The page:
The institute has the triple objective of agricultural training, skills acquisition and youth empowerment, which is a veritable mechanism for the reduction of unemployment, youth restiveness and organised crime. If he could do this as a private citizen, the people know that he can do much more as a governor.


Also, Ize-Iyamu holds sacrosanct revered British economist, Alfred Marshall’s postulation that ‘The most valuable of all capital is that invested in human beings’, which is why he has promised that his administration would treat youth, sports, recreation and cultural activities as a business model for job and wealth creation opportunities.

According to him, “The purpose of government is the pursuance of happiness for the greater majority of the people,” and this is laid bare in his well-articulated manifesto of hope entitled ‘The SIMPLE Agenda’ – which stands for Security and Social Welfare, Infrastructure Development, Manpower Development, Public/Private Partnership, Leadership by Example and Employment Creation.

After consulting widely across the 18 local government areas of the state and thoroughly analysing the existential challenges of the people, the SIMPLE Agenda aims to launch Edo State on the path to sustainable prosperity and holistic development.

Like he said at the debate, the potential of Edo State is huge in terms of its ability to attract tourists, investments and quality jobs but the prevailing security situation in the state makes the realisation of this potential unrealistic and unattainable.

Thus, the first prong of the agenda is to build brand new security architecture with the creation of an emergency system like the 911 (the emergency contact number of the United States of America) to address insecurity in the state.

He says, “Community policing programme involving neighbourhood watch and vigilante groups will be established in rural and urban areas. Their main responsibility will be to monitor and gather intelligence for the different security agencies in their domains.”

In the area of social welfare, Ize-Iyamu says among other plans like free healthcare for the elderly, pregnant women and children below the age of five, policies that will protect widows and children of a deceased person from harassment and intimidation will be initiated and enforced. Under such policies, provisions will be made to ensure that widows and children have easier access to the estate, pension and other assets or benefits of their deceased.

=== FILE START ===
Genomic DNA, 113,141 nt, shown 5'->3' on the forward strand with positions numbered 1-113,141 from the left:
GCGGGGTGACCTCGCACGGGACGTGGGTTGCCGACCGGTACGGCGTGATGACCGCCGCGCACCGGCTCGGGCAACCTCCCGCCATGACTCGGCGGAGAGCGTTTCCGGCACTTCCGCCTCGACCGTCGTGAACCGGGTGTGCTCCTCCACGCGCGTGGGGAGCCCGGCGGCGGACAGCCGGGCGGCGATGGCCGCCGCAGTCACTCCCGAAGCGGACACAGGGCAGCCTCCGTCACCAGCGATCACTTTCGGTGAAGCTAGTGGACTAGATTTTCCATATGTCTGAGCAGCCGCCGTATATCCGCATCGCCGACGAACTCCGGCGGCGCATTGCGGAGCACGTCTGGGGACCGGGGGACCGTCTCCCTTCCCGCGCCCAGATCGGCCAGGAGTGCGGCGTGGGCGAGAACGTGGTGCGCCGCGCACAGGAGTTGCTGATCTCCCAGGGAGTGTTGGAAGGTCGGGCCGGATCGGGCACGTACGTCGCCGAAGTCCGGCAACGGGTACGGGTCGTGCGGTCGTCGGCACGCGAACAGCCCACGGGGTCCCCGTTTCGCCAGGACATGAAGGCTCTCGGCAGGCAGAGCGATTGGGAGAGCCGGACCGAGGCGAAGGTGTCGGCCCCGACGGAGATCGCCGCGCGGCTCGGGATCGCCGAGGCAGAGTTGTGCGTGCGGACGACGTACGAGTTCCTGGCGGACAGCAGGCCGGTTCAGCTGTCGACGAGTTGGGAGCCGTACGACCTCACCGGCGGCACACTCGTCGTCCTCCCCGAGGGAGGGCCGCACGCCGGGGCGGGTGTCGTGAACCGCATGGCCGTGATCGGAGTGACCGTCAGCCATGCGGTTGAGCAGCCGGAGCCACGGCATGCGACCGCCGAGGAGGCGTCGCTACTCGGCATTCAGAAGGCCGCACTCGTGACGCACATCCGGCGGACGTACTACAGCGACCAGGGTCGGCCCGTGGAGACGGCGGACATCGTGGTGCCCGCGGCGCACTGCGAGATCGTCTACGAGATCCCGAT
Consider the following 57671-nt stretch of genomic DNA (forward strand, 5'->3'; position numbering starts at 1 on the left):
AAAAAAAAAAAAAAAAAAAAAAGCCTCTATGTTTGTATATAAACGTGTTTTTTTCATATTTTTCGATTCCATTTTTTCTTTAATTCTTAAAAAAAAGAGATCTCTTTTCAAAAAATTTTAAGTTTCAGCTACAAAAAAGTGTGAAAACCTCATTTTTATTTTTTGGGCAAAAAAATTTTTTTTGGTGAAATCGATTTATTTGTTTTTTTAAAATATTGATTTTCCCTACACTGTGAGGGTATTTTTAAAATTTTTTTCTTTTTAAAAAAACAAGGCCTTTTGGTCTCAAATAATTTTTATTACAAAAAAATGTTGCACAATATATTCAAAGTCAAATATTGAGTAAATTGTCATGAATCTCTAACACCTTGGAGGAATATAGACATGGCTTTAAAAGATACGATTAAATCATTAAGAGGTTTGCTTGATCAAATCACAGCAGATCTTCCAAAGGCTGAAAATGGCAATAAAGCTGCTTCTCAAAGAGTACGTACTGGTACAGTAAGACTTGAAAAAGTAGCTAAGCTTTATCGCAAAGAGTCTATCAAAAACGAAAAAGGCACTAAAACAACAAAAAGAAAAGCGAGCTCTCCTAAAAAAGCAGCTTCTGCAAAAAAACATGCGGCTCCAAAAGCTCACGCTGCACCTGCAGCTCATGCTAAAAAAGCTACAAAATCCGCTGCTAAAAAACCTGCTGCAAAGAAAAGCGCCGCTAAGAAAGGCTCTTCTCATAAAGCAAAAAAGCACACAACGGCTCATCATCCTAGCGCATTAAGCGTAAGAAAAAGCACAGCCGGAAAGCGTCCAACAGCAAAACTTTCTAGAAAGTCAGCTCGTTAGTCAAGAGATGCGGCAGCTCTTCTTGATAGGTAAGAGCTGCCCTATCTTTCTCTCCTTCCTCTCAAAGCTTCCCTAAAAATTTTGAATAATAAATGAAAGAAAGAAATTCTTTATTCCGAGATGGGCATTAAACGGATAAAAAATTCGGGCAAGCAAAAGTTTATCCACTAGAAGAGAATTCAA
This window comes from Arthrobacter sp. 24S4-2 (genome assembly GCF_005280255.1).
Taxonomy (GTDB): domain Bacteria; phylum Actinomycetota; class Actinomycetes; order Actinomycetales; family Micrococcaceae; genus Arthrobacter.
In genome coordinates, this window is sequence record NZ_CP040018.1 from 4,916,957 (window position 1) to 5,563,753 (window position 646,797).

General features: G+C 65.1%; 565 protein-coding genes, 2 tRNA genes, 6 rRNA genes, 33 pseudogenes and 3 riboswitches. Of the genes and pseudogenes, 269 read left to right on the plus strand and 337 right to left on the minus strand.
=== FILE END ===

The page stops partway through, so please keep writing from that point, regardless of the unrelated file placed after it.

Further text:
The people also appreciate that Ize-Iyamu understands that the development of a state or country depends wholly on the availability of infrastructural facilities – both social and economic – an area, where Obaseki failed spectacularly.


Infrastructure plays a vital role in the improvement of a people’s standard of living and in contributing to a higher rate of socio-economic growth while their absence or degeneration negates development. And, in the SIMPLE Agenda, the APC candidate’s plans for infrastructure development and urban renewal are well articulated.

As part of the comprehensive plans to revamp, reform and restore the ailing health care sector, Ize-Iyamu assures the people that more attention will be paid to the primary healthcare centres and cottage hospitals while a harmonisation of Federal, State and Local Government health care plans and the incorporation of the National Strategic Health Development Plan (NSHDP), will be implemented.

Good enough, his wife, Professor Idia is a consultant orthodontist at the University of Benin Teaching Hospital and is familiar with the health sector like a child is familiar with her sandbox.

She joined the University of Benin Teaching Hospital (UBTH) as a lecturer in 1997 and has served in various capacities in the institution. She became an Associate Professor of Orthodontics in 2014 and is a Fellow of the West African College of Surgeons. She also attended the Oxford University, United Kingdom, on a Commonwealth Medical Fellowship in 2016.

When it comes to the wellbeing of the people, Prof Idia will not just be an appendage of government; she would add value as an academic, a mother, an indigene and a medical practitioner.

Noteworthy is that her riveting message: that the improved lives of women and girls in the state and the world at large will lead to stronger and safer economies, is proving to be transformational and catching up with the women and the youth demographics. She complements her husband and will no doubt make an ideal First Lady.

Therefore, as you go out to cast that life-changing vote today, it is trite that as one, who desires change in every facet of the state, you would consider your future and those of your family members and everyone around you and desist from selling your votes, but rather make an informed choice in collective interest. With that one vote with you, the future of Edo is in your hand. Do justice to the choice you make today for a future you desire.

Odulana-George wrote from Benin